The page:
Her AI program aims to weed out bias in decision making
Himabindu Lakkaraju designed an artificial intelligence program that serve as a bias check for decision makers like judges and doctors.
Machine learning and AI are increasingly used in law enforcement to make decisions about which defendants get bail, in health care to determine medical treatments, and at financial institutions to determine who gets loans. But making decisions by automation can have pitfalls—software can miss the nuance that a human may catch when looking at a criminal, medical, or credit record. But humans can also miss nuances and have their own biases—especially when they’re pressed for time and have to make life-altering decisions.
Lakkaraju’s system doesn’t rely solely on human choices or on machine learning but uses a combination of the two. Most of her work deals with data sets in which she could see the expected outcomes from both AI and the human decision makers, and spot where bias might occur.
Her work is now being used by schools in Montgomery County, Maryland, to help them identify at-risk students and predict the likelihood that a child might need extra tutoring or mentoring.
“School districts are often limited in their resources—so knowing this likelihood will help the school districts assign those students to interventions who are most likely to benefit from them,” Lakkaraju says.
Her invention could make ear infections easier to treat, especially in children
Ida Pavlichenko has engineered a major improvement to the ear tubes that doctors use to combat the ear infections that many young children endure.
The tubes in use today attract biofilms, leading to more infections. Pavlichenko has developed a smaller, infection-resistant tube that has proved safe in animal tests. Her tube is selective in what fluids it allows through—so medication can be delivered, but water from showering and swimming won’t get in.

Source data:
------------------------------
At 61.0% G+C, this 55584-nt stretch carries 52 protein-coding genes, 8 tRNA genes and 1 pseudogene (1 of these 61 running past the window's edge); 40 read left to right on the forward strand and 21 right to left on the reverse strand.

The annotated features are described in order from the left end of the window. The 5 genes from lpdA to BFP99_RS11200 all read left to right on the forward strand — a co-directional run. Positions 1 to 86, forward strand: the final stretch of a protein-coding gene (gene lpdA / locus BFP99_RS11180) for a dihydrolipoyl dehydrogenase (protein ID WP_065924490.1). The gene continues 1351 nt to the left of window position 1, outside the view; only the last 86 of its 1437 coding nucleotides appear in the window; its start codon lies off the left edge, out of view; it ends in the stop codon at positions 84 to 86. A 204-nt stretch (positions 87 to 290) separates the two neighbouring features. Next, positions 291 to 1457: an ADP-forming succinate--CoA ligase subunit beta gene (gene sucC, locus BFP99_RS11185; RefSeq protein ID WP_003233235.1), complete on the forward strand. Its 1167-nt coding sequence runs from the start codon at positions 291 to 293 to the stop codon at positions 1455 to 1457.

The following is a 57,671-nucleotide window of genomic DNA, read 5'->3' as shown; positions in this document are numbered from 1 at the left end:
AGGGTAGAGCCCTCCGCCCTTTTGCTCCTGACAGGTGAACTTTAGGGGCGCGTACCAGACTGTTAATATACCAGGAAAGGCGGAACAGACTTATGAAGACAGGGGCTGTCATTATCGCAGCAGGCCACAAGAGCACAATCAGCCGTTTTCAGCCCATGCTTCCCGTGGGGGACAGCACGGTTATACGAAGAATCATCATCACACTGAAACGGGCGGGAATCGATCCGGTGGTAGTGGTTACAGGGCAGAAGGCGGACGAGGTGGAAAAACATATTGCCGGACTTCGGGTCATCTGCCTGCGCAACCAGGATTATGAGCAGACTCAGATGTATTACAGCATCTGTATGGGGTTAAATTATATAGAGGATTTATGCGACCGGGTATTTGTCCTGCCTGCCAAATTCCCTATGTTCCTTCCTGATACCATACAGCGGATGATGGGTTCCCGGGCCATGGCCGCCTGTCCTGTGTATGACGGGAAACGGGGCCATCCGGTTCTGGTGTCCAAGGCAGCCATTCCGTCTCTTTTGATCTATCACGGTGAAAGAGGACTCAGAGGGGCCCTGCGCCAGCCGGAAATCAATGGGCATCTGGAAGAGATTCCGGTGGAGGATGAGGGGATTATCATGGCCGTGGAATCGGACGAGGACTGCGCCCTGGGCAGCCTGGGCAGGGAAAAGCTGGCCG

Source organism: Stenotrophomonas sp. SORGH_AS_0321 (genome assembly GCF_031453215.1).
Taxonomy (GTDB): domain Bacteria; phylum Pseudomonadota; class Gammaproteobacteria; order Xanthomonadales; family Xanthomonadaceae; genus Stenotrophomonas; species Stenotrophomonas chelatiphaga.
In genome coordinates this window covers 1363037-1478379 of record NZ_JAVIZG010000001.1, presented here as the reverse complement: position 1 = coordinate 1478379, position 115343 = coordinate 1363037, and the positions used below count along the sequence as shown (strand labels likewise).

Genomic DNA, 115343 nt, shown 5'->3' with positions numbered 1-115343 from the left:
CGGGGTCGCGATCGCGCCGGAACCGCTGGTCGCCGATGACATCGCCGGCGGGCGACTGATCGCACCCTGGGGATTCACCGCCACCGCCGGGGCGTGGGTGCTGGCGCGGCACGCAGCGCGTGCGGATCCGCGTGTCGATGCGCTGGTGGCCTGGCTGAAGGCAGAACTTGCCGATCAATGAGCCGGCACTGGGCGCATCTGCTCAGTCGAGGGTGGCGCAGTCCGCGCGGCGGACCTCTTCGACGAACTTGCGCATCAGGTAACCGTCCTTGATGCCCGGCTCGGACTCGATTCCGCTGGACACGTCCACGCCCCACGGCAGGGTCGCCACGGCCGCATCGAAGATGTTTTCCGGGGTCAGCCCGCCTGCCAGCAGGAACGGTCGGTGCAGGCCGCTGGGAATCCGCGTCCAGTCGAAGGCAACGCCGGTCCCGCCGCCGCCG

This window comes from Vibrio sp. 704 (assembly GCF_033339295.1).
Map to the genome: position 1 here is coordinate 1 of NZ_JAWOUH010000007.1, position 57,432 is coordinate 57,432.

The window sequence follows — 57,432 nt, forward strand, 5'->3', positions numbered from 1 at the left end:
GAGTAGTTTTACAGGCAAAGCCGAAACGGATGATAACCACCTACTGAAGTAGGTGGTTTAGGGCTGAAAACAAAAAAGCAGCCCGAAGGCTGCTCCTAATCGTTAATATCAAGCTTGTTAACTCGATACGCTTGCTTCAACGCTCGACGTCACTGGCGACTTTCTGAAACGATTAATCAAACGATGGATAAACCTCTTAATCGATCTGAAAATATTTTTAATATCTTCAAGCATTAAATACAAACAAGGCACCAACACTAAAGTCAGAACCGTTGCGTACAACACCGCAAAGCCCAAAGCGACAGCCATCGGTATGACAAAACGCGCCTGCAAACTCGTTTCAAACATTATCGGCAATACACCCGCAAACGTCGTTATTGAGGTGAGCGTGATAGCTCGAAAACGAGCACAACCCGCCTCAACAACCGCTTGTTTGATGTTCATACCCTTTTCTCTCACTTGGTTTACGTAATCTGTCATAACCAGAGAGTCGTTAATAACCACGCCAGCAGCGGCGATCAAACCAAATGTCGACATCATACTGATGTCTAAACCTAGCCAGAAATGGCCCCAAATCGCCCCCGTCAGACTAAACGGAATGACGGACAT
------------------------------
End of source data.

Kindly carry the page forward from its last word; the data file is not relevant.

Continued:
Pavlichenko hopes that improved tubes will also lead to new approaches for treating hearing loss, which now affects 450 million people around the world. The number is expected to double over the next three decades, as the population ages and music blasted through headphones take its toll.
Pavlichenko was pregnant when she decided to pursue middle ear infections in her research. But solving the problem has taken on new urgency now that she has a child and knows what it’s like to see the child suffer.
“The sooner you bring kids to daycare, the sooner you experience the terror of colds and endless antibiotic treatment,” says Pavlichenko, a fellow at Harvard’s Wyss Institute and cofounder of a startup called PionEar. She notes that some children have to have the current tubes implanted several times to end the cycle of painful infections, antibiotics, and speech delays.
Not only can the tubes themselves get infected but they can fall out or get stuck when they need to come out. Implanting them requires general anesthesia, sometimes more than once.
In adults, ear problems can be even more challenging, because tubes may fail to stay in place long enough and medication is tricky to deliver deep inside an adult ear. Pavlichenko’s tubes address all these problems and are more effective, better fitting, and less likely to lead to damage, she says.
His innovations could make all kinds of products more accessible to people with disabilities
John Porter is working to make sure people with disabilities can play video games. For anyone without disabilities, Porter says, the question of whether a game might be a good fit for them is largely a matter of taste—but for people with impairments, they have to figure out if they’ll be able to engage at all.
For Porter, who has spinal muscular atrophy, these barriers aren’t just theoretical. “Right now, people don’t have that information,” he says. “All they can do is drop sixty bucks to buy a new release and then hope they’ll be able to play it.”
Porter, who works at Microsoft as a user experience designer, wants the games industry to take accessibility into account from the very beginning. That means creating a system by which accessibility—for people with motor, sensory, or cognitive disabilities—is assessed. Porter is devising a robust set of objective yes-or-no questions about motor interaction—does a game require rapid button presses, or sustained button holds? Does it require combinations of three or more buttons simultaneously?
Porter hopes his system will get developers to think more about their games’ design at the earliest stages. “When people do this long enough, it’s going to change the way they visualize their process from day one,” Porter says. Though he’s passionate about gaming, he sees his work as having broader implications. “We can begin to ask, ‘How can this information help our devices and digital environments be more responsive and adaptive to our needs and abilities?’“ he says. “That is the logical next frontier of adaptive technologies.”